‘World’s ugliest animal’ contest took a blobfish out of water

The smooth-head blobfish was unfairly judged for the World's Ugliest Animal contest.

Kerryn Parkinson

The blobfish recently took home honors as the “World’s Ugliest Animal.” But how ugly is it, really? When you consider that the photo that people voted for was of a decompressed specimen that only barely resembles the living animal, it hardly seems fair to judge.

The most famous photo of a blobfish — and the one used for the contest — is of Mr. Blobby, a specimen collected in 2003 northwest of New Zealand. The fish sports a big floppy frown, a bulbous nose and has a yellow parasite hanging from its mouth.

Mr. Blobby is from the genus Psychrolutes in the family Psychrolutidae, known as blobfishes or fathead sculpins, and is possibly a smooth-head blobfish, Psycholutes marcidus. The 11 known species of Psychrolutes are found blobbing along temperate seafloors worldwide.

According to the Australian Museum in Sydney, which houses Mr. Blobby’s remains, the fish was trawled during the NORFANZ expedition at a depth of more than a kilometer. Most blobfish are found quite deep, 300 meters or more, meaning that they can be subject to severe decompression when researchers haul them to the surface. Fish with gas-filled swim bladders undergo rapid expansion of the bladder that could push their internal organs out through their mouths. Blobfish don’t have swim bladders but do have very soft bones. That makes sense for an animal that lives in the crushing pressures of the deep sea, allowing the fish to compress without cracking their bones. But up at the surface the fish seem jellylike and basically collapse, distorting their features.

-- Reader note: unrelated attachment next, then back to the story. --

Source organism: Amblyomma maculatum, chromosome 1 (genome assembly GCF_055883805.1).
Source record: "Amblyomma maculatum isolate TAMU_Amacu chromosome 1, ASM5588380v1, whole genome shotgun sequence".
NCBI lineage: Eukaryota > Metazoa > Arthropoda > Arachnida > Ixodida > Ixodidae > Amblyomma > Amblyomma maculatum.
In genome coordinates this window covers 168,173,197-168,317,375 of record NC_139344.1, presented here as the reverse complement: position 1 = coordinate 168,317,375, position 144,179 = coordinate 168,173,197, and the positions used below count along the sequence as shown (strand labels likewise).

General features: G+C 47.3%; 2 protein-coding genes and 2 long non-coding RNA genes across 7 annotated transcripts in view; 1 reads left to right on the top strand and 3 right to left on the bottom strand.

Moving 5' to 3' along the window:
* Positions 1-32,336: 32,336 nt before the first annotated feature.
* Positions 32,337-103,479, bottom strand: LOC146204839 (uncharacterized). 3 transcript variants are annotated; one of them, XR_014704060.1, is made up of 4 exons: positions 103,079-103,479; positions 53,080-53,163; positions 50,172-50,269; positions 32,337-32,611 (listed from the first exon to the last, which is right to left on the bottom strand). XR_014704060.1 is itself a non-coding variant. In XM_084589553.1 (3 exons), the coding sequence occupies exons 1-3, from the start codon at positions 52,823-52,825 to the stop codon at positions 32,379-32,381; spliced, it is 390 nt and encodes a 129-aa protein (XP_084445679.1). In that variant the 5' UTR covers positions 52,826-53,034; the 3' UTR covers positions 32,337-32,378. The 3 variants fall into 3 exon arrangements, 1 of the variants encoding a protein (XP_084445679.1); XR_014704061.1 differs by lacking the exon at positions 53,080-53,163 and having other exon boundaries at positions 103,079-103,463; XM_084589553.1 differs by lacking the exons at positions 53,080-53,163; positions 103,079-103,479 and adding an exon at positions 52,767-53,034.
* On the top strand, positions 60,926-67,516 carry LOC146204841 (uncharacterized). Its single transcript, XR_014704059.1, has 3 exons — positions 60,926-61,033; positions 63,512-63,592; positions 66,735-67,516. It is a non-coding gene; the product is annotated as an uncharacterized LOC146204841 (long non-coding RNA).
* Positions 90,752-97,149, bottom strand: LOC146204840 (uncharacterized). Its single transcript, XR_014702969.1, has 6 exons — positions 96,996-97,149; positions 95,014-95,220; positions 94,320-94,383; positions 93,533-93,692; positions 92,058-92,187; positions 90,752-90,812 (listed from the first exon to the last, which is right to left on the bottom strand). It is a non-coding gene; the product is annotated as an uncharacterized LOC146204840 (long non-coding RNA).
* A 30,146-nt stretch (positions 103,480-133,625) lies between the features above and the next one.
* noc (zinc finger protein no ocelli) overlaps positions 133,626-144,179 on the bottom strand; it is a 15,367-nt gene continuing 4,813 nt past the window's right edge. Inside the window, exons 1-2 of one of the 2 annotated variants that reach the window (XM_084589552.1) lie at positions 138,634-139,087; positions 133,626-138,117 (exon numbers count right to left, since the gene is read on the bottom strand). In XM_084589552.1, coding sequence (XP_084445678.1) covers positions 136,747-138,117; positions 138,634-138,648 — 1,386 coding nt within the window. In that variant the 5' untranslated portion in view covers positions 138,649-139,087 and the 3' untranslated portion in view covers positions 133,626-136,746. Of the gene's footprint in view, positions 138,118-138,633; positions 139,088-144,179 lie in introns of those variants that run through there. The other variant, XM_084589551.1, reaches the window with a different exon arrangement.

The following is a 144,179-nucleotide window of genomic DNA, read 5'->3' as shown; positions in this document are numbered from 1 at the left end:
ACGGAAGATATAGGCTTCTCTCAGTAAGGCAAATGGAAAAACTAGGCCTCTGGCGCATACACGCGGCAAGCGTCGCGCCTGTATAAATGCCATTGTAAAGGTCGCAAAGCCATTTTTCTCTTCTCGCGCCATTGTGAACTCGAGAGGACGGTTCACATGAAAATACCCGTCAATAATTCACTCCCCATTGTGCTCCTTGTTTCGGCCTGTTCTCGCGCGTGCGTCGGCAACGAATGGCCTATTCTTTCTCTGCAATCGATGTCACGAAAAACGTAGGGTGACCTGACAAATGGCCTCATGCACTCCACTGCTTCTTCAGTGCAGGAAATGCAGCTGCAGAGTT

Alive and at proper pressure, P. marcidus probably doesn’t have Mr. Blobby’s melted appearance:

Drawings of blobfish show them as much more fishlike. Alan Riverstone McCulloch/Wikimedia Commons

“Species of Psychrolutes have very weak, barely ossified bones, so they look bloblike even in life,” says ichthyologist Ronald Fricke of the Staatliches Museum in Stuttgart. Fricke first described the blobfish Psychrolutes occidentalis from Western Australia in 1990. His research paper in the Japanese Journal of Ichthyology describes the fish as having a limp body with soft bones and thin, loose skin. There are few photos of living blobfish of any species, but an underwater rover captured one of P. occidentalis, and it too is a plump but pretty cute little guy:

An underwater rover captured a photo of the plump blobfish. © SEA SERPENT

Another thing to be aware of: A number of the blobfish photos on the Internet are not of real fish. An artist sculpted a model from plasticine, then used a mold of the sculpture to create silicone replicas of Mr. Blobby for the Australian Museum. Photos of the replicas, which are quite true to the famous Mr. Blobby photo, can easily be mistaken for more samples of real blobfish, giving the impression that all blobfish look like Mr. Blobby.

In the end, the question of whether the blobfish is cute or not just begs another question. What’s this fascination with ugly animals really about, anyway? The ugly-animal contest champions the world’s less biophilic endangered creatures with the premise that “the panda gets too much attention.” The contest is sponsored by a comedy team, but their joke is funny because it’s true. People care more about saving big-eyed mammals than melted-looking fish. (Blobfish may be in danger from trawling.) Most of the other “ugliest” contenders were “ichs and herps,” as biologists say — reptiles, fish and amphibians. I’m encouraged by the number of online comments defending the blobfish as cute, but I wish animals didn’t have to be cute to be valued.

Erika Engelhaupt is a freelance science writer and editor based in Knoxville, Tenn.

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